Tuesday, September 27, 2022

Hypersonic Air-Breathing Missile – America’s ‘Secretive’ HAWC Program Looks To End Russian Hegemony In Hypersonic Tech

The US recently conducted a successful hypersonic missile test in mid-march, but covered it up to prevent escalating tensions with Russia, CNN reported citing a defense official familiar with the matter. 

The mid-march test occurred just as President Joe Biden was scheduled to fly to Europe to discuss Russia’s ongoing invasion of Ukraine, however few details about the event have been disclosed now.

The missile, a Hypersonic Air-breathing Weapon Concept (HAWC), was launched from a B-52 bomber and tested off the west coast. The missile flew at heights greater than 65,000 feet for 300 miles, taking around five minutes.

According to a press statement from the Defense Advanced Research Projects Agency (DARPA), the test achieved all key objectives, including missile integration and release, safe separation from the launch aircraft, booster firing, and cruise. 

There are few details regarding the flight, including no indication of how quickly the missile flew or how far it traveled. The missile’s speed was only indicated to be greater than Mach 5 in the press release. 

The HAWC missile tested by the US had no warhead and instead depends on kinetic energy to annihilate targets. It’s the second time a HAWC missile has been successfully tested. Last September, the US Air Force tested the Raytheon HAWC, which is powered by a Northrop Grumman scramjet engine. 

B-52 Bomber
File Image: B-52 Bomber

Following the first successful HAWC test, the US experienced a huge setback when a US Air Force AGM-183A air-launched rapid response weapon (ARRW) hypersonic missile failed its third test. China is said to have successfully tested a hypersonic glide vehicle last year, while Russia has successfully tested its Tsirkon hypersonic missile. 

The US has revived its focus on hypersonic weapons, stoking fears that the US is falling behind in producing cutting-edge military technologies. Last year, General David Thompson, the US Space Force’s vice-chief of space operations, claimed that the US was “not as advanced” in hypersonic weapons as China or Russia.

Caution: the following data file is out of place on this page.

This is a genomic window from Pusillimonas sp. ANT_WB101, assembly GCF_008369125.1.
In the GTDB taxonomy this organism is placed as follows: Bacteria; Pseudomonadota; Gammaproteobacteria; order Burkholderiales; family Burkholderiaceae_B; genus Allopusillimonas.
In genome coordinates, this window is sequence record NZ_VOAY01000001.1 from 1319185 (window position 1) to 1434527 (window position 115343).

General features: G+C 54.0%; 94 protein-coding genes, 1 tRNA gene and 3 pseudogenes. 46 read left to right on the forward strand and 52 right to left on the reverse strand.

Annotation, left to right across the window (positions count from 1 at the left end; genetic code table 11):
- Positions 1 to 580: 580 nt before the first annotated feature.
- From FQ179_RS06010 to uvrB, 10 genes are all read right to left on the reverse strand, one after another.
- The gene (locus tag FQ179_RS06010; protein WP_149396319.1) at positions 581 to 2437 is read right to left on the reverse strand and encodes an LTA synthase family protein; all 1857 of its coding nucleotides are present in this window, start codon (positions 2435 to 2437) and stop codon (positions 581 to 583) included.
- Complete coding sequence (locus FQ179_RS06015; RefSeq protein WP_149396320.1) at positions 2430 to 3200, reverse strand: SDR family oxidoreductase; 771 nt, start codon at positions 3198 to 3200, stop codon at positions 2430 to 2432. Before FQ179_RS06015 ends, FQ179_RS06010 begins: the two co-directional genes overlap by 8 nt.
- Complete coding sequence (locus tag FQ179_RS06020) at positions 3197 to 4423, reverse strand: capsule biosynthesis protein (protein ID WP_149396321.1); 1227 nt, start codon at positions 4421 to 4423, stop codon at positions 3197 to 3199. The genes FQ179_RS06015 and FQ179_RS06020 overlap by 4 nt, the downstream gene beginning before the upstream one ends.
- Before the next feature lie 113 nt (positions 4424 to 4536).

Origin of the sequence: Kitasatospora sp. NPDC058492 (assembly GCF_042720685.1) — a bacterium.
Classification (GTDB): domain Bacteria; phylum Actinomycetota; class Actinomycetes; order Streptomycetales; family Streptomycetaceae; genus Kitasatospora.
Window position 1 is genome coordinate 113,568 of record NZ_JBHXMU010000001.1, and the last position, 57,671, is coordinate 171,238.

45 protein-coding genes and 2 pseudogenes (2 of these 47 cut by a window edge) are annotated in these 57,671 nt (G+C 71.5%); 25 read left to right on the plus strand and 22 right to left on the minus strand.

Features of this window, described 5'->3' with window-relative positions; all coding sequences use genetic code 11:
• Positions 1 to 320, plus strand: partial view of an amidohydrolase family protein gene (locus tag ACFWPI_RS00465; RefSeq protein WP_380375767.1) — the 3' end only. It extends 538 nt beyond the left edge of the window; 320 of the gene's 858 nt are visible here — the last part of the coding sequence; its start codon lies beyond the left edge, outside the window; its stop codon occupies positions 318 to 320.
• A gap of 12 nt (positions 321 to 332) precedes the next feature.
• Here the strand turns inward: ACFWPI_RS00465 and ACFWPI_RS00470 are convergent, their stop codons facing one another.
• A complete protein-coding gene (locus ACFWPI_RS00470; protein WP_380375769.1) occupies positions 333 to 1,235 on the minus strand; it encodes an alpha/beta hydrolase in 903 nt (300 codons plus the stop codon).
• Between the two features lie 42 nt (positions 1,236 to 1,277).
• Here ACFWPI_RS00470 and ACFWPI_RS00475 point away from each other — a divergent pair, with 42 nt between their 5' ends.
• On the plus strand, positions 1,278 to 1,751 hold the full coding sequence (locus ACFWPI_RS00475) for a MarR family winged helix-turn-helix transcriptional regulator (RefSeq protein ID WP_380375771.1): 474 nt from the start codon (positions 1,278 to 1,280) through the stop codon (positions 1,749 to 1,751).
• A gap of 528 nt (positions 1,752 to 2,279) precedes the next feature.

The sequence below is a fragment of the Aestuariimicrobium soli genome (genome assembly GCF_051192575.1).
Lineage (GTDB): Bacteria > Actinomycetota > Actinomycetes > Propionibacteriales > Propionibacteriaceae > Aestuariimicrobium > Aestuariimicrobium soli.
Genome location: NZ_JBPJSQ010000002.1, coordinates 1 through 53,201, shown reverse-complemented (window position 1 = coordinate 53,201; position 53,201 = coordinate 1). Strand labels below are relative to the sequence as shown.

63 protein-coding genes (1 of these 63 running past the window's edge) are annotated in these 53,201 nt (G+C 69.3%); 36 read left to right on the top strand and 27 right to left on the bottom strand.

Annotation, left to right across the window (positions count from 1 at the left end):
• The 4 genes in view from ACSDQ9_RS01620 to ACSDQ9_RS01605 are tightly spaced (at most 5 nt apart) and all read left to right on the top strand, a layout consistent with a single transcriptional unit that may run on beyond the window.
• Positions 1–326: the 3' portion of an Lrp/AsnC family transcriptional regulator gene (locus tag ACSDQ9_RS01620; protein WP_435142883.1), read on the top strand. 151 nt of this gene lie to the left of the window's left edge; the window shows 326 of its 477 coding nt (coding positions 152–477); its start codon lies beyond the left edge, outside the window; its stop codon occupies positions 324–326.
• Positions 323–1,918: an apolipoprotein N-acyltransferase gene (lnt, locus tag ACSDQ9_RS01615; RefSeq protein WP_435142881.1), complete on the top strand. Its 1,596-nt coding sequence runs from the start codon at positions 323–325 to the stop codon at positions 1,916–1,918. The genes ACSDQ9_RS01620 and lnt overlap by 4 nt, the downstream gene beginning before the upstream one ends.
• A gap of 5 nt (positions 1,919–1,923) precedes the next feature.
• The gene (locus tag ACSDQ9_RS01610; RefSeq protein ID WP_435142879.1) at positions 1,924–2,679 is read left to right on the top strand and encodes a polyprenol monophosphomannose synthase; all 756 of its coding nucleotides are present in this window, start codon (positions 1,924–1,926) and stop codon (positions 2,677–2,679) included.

He said: ‘We have catching up to do very quickly. The Chinese have had an incredibly aggressive hypersonic program for several years.’   

Hypersonic Air-Breathing Weapon Concept (HAWC)

The Hypersonic Air-breathing Weapon Concept (HAWC) program is a joint DARPA and the United States Air Force (USAF) effort that aims to develop and demonstrate crucial technologies that will enable an effective and economical air-launched hypersonic cruise missile.

Hypersonic missiles could pose greater threats than other weapons, and not  because of their speed - English News
File Image: Concept of a hypersonic missile

The program’s goal is to validate critical technologies through efficient, timely, and low-cost flight tests.

The long-range missile is designed to travel at speeds of Mach 5 and higher, allowing for greater precision and faster response times. Raytheon Missiles & Defense and Northrop Grumman collaborated to develop the concept, which also had Lockheed Martin as a rival.

In June 2019, Raytheon and Northrop Grumman announced their collaboration. The businesses were chosen for a $200 million contract to develop a working system for DARPA and the US Air Force under the HAWC program. Raytheon builds the missile, while Northrop Grumman provides the scramjet engines that propel it.